There was no ‘ah-ha’ moment or a single person to take credit for a life changing procedure which has saved the lives of thousands around the world, but there was one alumnus from UBC’s Faculty of Medicine who lead a team of individuals through a series of incremental steps to pioneer percutaneous heart valve replacement; a lifesaving, non-invasive procedure to replace the aortic valve in individuals who do not qualify for open heart surgery.
John Webb, born and raised in Vancouver, BC, graduated from UBC Faculty of Medicine’s MD program in 1982 and is now an interventional cardiologist at St. Paul’s Hospital. Growing up he had a strong interest in biology and started his undergraduate life studying this field at Simon Fraser University and Capilano College. Growing up with a father who specialized in obstetrics, Webb had seen firsthand the hours and responsibility of a doctor and medicine was not his initial choice for a career. However, his interest in biology and having an impact on other people’s lives drew him to medical school. The heart became his fascination as it was a moveable part which could be held in the hand and fixed.
Webb interned for one year at the University of Toronto and then returned to Vancouver as an internal medicine resident for two years. He was soon offered a 2 year cardiology fellowship in Toronto and then spent another two years as a Canadian Heart Foundation fellow in San Francisco at the University of California. The sun and sand wasn’t enough to keep Webb south and he soon returned to Vancouver where he began his incredible career at St. Paul’s Hospital.
Webb and his team developed the percutaneous heart valve replacement procedure used today in 2005. A compressed valve, made of cow tissue, is sewn to a circular mesh stent. This stent can expand and collapse with ease and in its compact form has a diameter no larger than a few millimeters.
The stent is threaded through the femoral artery in the leg behind a small balloon on a catheter. Once in the desired position of the aortic valve, the stent is then pulled over the balloon and is prepared for expansion. The stent expands when salt water fills the balloon and forces the metal mesh frame open to fit snugly against the existing valve. The balloon is then deflated and the flaps of the artificial valve begin to pump open and closed with blood flow.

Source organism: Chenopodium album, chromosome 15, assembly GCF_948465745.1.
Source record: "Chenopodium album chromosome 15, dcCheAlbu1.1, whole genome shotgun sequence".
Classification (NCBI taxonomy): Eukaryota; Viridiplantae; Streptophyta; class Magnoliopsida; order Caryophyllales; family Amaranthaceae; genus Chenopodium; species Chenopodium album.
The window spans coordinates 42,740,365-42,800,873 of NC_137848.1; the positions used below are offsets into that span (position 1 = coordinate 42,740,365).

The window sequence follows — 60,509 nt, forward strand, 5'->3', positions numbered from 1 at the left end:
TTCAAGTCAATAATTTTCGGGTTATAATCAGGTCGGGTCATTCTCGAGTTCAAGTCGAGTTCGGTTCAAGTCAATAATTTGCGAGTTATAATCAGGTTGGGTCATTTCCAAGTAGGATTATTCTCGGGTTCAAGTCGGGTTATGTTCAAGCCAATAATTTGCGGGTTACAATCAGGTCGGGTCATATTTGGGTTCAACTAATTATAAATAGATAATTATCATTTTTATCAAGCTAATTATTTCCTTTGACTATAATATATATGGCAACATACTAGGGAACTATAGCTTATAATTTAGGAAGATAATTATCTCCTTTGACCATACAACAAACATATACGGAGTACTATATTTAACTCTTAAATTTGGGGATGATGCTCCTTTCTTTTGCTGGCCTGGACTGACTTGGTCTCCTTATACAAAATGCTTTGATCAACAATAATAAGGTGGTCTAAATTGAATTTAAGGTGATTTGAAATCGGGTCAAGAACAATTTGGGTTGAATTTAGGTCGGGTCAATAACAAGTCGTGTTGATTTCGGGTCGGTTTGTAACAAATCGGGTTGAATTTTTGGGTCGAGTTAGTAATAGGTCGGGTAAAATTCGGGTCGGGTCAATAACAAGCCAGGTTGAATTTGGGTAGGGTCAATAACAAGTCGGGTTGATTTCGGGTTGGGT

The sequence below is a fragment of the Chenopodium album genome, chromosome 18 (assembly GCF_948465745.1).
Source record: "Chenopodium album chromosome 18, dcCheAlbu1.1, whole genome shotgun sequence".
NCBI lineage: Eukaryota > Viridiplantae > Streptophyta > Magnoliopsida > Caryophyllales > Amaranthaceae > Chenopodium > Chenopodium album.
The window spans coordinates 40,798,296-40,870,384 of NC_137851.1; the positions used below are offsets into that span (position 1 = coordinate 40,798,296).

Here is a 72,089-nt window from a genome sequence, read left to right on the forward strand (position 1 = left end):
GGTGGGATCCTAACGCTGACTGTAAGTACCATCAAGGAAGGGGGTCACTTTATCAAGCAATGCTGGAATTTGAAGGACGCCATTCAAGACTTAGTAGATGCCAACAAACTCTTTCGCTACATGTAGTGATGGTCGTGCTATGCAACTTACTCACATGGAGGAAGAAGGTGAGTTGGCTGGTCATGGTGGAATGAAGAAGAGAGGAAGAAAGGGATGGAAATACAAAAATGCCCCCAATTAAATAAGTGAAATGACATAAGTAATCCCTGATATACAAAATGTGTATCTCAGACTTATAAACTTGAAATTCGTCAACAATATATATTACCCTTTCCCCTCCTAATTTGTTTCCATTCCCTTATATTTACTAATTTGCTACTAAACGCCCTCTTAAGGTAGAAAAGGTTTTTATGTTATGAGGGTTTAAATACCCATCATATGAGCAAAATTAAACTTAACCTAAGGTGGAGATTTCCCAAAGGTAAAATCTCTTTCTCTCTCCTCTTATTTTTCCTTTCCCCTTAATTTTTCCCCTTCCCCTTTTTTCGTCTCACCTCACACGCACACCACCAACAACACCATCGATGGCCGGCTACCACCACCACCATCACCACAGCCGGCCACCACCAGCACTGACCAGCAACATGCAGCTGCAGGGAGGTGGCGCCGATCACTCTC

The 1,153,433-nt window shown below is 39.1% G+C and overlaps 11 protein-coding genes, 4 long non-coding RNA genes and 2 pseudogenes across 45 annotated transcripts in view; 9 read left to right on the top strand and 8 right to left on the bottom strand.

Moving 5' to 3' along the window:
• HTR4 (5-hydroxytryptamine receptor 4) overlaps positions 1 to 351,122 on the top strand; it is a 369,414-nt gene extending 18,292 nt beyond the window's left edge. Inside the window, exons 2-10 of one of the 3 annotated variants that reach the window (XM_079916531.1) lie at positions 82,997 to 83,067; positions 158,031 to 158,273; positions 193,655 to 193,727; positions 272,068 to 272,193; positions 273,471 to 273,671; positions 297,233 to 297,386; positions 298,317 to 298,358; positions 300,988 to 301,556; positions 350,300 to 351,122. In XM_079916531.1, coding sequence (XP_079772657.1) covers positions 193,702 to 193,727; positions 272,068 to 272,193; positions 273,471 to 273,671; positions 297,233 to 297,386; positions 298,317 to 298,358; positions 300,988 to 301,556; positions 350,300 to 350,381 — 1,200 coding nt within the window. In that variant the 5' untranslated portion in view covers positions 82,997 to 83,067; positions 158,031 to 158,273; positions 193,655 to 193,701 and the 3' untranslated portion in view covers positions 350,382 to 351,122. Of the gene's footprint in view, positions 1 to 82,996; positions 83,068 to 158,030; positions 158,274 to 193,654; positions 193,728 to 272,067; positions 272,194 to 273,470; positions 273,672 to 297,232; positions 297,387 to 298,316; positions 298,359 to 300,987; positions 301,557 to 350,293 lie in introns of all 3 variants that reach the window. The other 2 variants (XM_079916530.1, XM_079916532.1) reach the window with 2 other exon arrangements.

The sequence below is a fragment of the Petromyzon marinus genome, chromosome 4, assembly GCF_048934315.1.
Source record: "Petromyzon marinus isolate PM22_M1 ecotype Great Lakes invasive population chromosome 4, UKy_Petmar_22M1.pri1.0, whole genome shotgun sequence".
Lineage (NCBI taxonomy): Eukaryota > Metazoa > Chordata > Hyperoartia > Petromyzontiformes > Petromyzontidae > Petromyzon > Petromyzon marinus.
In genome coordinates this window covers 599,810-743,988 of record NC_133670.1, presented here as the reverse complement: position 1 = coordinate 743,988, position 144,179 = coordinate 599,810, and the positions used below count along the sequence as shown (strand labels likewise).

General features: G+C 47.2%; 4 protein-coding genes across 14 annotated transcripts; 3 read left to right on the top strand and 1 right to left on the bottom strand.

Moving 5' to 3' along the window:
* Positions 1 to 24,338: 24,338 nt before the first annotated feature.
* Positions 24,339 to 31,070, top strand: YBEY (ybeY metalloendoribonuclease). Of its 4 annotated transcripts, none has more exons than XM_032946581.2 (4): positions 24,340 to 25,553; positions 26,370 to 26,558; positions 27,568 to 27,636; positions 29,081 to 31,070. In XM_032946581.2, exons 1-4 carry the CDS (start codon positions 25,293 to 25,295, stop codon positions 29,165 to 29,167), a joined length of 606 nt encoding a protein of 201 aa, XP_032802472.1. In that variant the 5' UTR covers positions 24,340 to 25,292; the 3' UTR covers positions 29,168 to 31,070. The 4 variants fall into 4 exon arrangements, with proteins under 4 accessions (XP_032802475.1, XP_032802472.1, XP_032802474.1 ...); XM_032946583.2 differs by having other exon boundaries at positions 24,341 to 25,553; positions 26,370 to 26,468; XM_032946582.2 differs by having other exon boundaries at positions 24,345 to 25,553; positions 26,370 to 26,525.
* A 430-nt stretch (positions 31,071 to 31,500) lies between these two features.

This innovative method is a remarkable alternative procedure for people who are unable to undergo open heart surgery due to age or other health risks. It is a minimally invasive procedure with successful results, shorter recovery time, and, most importantly, gives life back to those who could not have or were at very high risk with traditional surgery.
With more than 500 successful procedures having been performed at St. Paul’s Hospital, Webb and his team are now training doctors across North America, Europe and Australia. Webb knows the importance of sharing this discovery with other medical professionals worldwide and spends much of his time travelling the globe teaching and overseeing this procedure being done.
Recently, St. Paul’s Hospital installed a new Virtual Teaching Laboratory, which allows Webb to offer real-time broadcasts and two way communication of the percutaneous heart valve replacement. This gives him more time to continue his research quest in transcatheter management of structural and valvular disease and new device development, but still allows him to continue educating colleagues with this technique.
While Webb has made medical history developing this procedure, he is modest and believes that his greatest life’s achievement is his family. Spending time with his family and living an active lifestyle is what is most important. Webb met his wife, Jennifer, in high-school and later had two sons, one who now lives in Vancouver and the other who lives in Montreal. In keeping up with his own cardiac health activity and with the support of his family, Webb hopes to complete a Grand Fondo race this summer.